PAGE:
This treatment is a yearlong maintenance chemotherapy through infusions at Kaiser Pediatric Infusion Center in Los Angeles. She is given two different chemo medications through her chest port, Donegan said. “She has to have MRIs every two months.”

The MRI is to monitor the area for new growth.

“Probability is small, but we are hopeful it will not grow,” Donegan said. “We have good days and we have bad days. There are some really hard times, mostly when she is suffering.”

As a family, the Donegans pray often and remind Sarah the Lord is with her.

Sarah is 12 years old as of Wednesday and continues to have a smile on her face, and wants to give back to others.

She has paired up with her cousin, Melissa Brooks, a Scentsy independent consultant, to start a Buddy Drive to donate to each child in the pediatric oncology department at Kaiser Los Angeles.

Sarah has a Scentsy buddy, which is lavender scented and brings her comfort through her cancer battle, Donegan said. “She wants to give back to other children. When we go into the clinic at Kaiser, we are with 10 families.”

The donations will help children find comfort through their treatments, and Sarah will deliver them to other children herself.

For more information, go to Sarah Smiles on Facebook www.facebook.com/pg/SarahSmiles10.

Sarah’s gifts

“She just has this gift,” her mother said. Besides giving back to others, she loves to play and write music on the piano.

During Sarah’s diagnosis, for a couple of months she was unable to play, and because of the tumor, it was unknown if it would be the same.

“The first time I saw her play again, I was just in tears,” Donegan said. “The Lord’s hand has definitely been upon her.”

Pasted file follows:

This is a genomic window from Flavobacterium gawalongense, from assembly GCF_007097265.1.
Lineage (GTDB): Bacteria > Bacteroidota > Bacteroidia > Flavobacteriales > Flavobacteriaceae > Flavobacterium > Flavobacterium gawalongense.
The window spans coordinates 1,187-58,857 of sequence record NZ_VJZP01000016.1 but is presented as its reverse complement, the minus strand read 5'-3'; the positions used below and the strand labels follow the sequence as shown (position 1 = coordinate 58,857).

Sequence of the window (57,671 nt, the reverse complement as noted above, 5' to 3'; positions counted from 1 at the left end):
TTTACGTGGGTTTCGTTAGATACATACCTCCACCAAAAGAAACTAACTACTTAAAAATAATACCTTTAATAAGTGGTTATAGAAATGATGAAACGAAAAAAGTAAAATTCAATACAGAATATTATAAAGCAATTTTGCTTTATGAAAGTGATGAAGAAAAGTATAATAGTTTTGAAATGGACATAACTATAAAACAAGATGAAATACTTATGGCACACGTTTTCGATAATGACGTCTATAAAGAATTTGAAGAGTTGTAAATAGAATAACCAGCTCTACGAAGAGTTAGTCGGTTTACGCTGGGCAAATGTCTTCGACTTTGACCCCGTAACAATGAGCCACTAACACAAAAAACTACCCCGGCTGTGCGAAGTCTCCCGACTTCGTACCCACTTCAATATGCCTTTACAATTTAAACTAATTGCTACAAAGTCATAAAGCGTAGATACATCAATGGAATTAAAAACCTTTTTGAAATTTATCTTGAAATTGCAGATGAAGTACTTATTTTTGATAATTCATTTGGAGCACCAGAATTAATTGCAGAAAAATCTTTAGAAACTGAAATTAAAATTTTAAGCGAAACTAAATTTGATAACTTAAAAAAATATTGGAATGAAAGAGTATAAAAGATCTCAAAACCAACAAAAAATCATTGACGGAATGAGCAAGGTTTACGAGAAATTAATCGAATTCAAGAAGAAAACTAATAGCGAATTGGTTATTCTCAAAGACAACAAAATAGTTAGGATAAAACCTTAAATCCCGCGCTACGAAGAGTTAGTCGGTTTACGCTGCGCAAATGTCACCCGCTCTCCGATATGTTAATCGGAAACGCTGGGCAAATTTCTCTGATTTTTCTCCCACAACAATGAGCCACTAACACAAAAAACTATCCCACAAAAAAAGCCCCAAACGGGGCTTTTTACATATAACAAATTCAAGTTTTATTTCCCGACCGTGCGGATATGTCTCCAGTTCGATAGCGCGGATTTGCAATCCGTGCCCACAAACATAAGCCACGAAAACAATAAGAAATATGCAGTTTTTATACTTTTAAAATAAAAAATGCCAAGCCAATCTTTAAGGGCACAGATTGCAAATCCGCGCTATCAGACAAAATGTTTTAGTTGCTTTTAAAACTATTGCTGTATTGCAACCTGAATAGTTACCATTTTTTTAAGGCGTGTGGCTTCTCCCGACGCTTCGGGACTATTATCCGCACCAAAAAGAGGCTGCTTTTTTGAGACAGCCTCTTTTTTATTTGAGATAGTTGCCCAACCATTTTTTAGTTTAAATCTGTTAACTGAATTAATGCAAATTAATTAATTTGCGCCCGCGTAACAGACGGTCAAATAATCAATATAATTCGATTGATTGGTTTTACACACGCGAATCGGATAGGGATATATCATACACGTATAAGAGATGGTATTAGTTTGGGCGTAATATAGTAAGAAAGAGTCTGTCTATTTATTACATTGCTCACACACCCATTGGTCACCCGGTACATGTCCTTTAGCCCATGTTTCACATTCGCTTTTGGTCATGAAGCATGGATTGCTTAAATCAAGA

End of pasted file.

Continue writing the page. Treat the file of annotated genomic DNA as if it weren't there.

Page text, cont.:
Despite her disease, Sarah has continued to attend the AWANA at Grace Baptist Church, a Bible-based youth program with emphasis on Bible memorization.

She has received multiple awards in the program, and before she was diagnosed she chose a life verse as one of the program’s activities.

“It’s good for everything she is now going through,” Donegan said.

The verse she chose was Psalm 91:1. “He who dwells in the shelter of the most high will abide in the shadow of the Almighty.”

“We’ve always been upfront with Sarah,” her mother said. “Keeping this birthday surprise for her is the hardest thing.”

Sarah’s friends and family will surprise her Wednesday by not only singing her happy birthday, but also by wearing shirts, specially made with “Sarah Smiles” on the front and her life verse, with a gold ribbon in support of childhood cancer on the back.

“The shirts started out as something to show Sarah how much she is loved,” Donegan said.

It also has become a fundraiser. The proceeds from the shirts and GoFundMe will go toward medical expenses.

“Proceeds are going to her treatment and care,” Donegan said. Right now Sarah is getting chiropractic care and acupuncture.

“Those treatments alone help minimize the side effects of chemo and boost her immune system,” her mother said. “It’s hard to fight an invisible disease. I couldn’t imagine people going through this without support.”